Although revenue has been shrinking, the publishing division is firmly in the black without assets like investments in Australian pay TV being added. What about cost cutting? That’s already been going on at various properties. Murdoch told Liu, “We are going through a reorganization in Australia, which will result in cuts; we have some reorganizing starting in Britain. Here at the Wall Street Journal, we’re going to be as efficient as we can, of course. I would say net net around the world, we’ll be increasing our numbers and increasing our costs — and hopefully increasing our revenues.”
The new company will have enough to keep investing and experimenting but Murdoch told the Financial Times each paper ultimately will be expected to stand on ts own:
“You’re not going to see any print losses tolerated anywhere. We may start something that’ll take three years to turn a profit, or we’ll have maybe a bad time.”
The patron saint of paywalls
Murdoch wants to be viewed as the patron saint of paying for content, claiming that he was the first to say people should pay for digital news. It’s a dubious claim, even within his own company given that the WSJ’s subscription plans far predate News Corp.’s ownership — and that he initially promised to make WSJ.com completely free.
But he is passionate about it and about experimenting with it, investing $30 million in The Daily, the digital-only tabloid that launched on the iPad, implementing paywalls at the Times of London and Sunday Times, charging for apps, and earlier, selling Kindle subscriptions.
Murdoch freely admits that he was the roadblock all along but it doesn’t sound like there was an “a ha moment” that changed his mind the split. His COO Chase Carey and CFO Dave DeVoe were among those internally who have pushed for the change, long urged by some investors and analysts. He told Cavuto, “They (Carey and DeVoe) look at the markets and I don’t — to the same extent. What brought me to it was after resisting … I’ve been 58 years building a company, gradually. …I realize the logic of it and how all the companies would be managed better, would be a lot better in every way.”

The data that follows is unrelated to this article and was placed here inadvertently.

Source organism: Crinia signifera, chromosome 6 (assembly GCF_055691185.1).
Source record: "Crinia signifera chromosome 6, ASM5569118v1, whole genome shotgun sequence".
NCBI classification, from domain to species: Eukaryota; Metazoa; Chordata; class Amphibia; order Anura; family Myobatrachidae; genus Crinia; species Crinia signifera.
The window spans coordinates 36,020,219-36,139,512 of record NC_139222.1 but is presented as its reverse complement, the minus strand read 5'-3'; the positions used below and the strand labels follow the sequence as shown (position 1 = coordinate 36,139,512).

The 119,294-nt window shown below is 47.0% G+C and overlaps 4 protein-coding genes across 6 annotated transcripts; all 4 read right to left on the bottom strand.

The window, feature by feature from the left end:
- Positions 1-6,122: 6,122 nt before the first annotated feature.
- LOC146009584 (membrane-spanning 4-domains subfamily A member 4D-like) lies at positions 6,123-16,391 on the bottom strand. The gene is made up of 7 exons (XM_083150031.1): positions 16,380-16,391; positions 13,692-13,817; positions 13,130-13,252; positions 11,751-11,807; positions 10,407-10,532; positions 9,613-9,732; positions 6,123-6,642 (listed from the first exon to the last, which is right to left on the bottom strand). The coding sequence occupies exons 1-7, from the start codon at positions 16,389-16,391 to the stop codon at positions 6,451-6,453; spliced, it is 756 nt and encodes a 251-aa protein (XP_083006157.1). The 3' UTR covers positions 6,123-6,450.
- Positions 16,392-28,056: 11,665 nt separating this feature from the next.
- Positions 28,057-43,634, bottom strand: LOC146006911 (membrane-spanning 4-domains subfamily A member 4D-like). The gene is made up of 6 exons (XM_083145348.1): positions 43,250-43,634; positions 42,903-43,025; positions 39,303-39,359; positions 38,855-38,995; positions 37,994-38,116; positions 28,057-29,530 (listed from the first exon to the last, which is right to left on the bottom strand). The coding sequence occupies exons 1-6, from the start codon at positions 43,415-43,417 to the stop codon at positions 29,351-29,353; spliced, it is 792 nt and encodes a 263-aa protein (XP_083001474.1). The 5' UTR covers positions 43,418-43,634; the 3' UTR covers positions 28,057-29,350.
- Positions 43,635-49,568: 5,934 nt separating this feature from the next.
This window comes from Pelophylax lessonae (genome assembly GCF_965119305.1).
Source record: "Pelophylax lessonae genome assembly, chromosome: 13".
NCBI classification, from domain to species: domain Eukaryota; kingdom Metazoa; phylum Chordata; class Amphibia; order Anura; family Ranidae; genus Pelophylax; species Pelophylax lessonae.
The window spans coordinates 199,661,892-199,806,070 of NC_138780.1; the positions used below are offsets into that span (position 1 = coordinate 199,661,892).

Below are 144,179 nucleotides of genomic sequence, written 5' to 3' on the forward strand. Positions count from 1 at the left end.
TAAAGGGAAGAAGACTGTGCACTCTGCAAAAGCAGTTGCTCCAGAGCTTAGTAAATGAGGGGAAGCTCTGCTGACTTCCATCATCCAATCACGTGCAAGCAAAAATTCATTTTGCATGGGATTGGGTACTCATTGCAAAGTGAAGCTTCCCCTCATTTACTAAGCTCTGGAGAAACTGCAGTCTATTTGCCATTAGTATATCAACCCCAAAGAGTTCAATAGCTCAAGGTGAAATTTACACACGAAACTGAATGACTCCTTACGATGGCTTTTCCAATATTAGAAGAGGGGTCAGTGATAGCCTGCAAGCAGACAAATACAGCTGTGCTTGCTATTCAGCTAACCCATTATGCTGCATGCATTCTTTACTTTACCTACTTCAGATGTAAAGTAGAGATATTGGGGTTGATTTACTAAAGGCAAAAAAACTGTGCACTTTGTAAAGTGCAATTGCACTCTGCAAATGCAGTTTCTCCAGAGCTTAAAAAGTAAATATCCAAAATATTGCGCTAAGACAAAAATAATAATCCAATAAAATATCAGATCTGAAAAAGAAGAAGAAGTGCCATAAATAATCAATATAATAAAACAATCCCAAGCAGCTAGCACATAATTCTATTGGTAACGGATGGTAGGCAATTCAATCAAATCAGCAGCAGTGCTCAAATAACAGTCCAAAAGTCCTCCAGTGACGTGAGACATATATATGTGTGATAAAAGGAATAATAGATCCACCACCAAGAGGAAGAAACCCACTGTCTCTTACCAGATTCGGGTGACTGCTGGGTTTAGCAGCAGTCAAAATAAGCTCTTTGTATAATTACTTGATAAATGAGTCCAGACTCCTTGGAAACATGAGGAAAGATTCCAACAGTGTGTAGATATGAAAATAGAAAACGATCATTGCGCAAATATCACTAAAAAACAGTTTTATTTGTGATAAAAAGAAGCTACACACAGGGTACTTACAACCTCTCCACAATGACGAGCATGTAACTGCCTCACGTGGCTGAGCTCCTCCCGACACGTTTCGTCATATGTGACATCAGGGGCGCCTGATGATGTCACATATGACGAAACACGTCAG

At CNBC, he added, “Frankly, I finally considered it, pros and cons. A couple of months, several weeks ago, I finally reached the conclusion I was right about it.”
It was time to change. The performance of other companies post-split helped sway him. “I think we’ve seen it at IAC … there’s now a Diller premium,” he joked with Faber. That’s a reference to a term — “Diller discount” or, in this case, a “Murdoch discount” — where the value of a company is depressed because of the majority shareholder’s control.
Murdoch continues to resist linking the decision to the situation in England, when the uproar over phone hacking at the newspaper subsidiary dovetailed with efforts to buy the stake in BSkyB — and derailed it. News Corp. pulled the bid rather than face a regulatory decision on whether a company led by Rupert and James Murdoch was morally fit to own the pay TV operator, even after public apologies and the closing of the lucrative but damaged News of the World. Both were called to testify in various British proceedings and the fallout continues. Numerous ex-employees have been arrested.
But the events of the past year clearly soured him on investing much more in Britain. He first let loose with Cavuto (see the video clip at the top), telling him about BSkyB: “No, I think we have moved on in our own thinking from that. There were billions and billions of dollars and if Britain didn’t want them we have good places to put them here. I am much more bullish on America than I am about England.”
His repeated negative comments about investing in England plus his decision to be CEO of the larger company rather than the newspapers quickly led to conclusions that he was giving up on the papers there, too:
following @sdkstl on Murdoch. Unless I am reading it wrong it looks like the beginning of the end of the UK papers as Murdoch’s property
— emily bell (@emilybell) June 28, 2012
After listening to a few Murdoch variations, I think the message was aimed primarily at shutting down talk of a renewed BSkyB bid post split. But his attitude could come back to haunt. I also wouldn’t read Murdoch being chairman but not CEO of publishing as a sign that he’s pulling away.
But it is the pending end of an era.
One media outlet Murdoch has skipped so far: Twitter. The last time he tweeted out to his nearly 259,000 followers was June 24 and it was to scold Mitt Romney for his failures as a campaigner.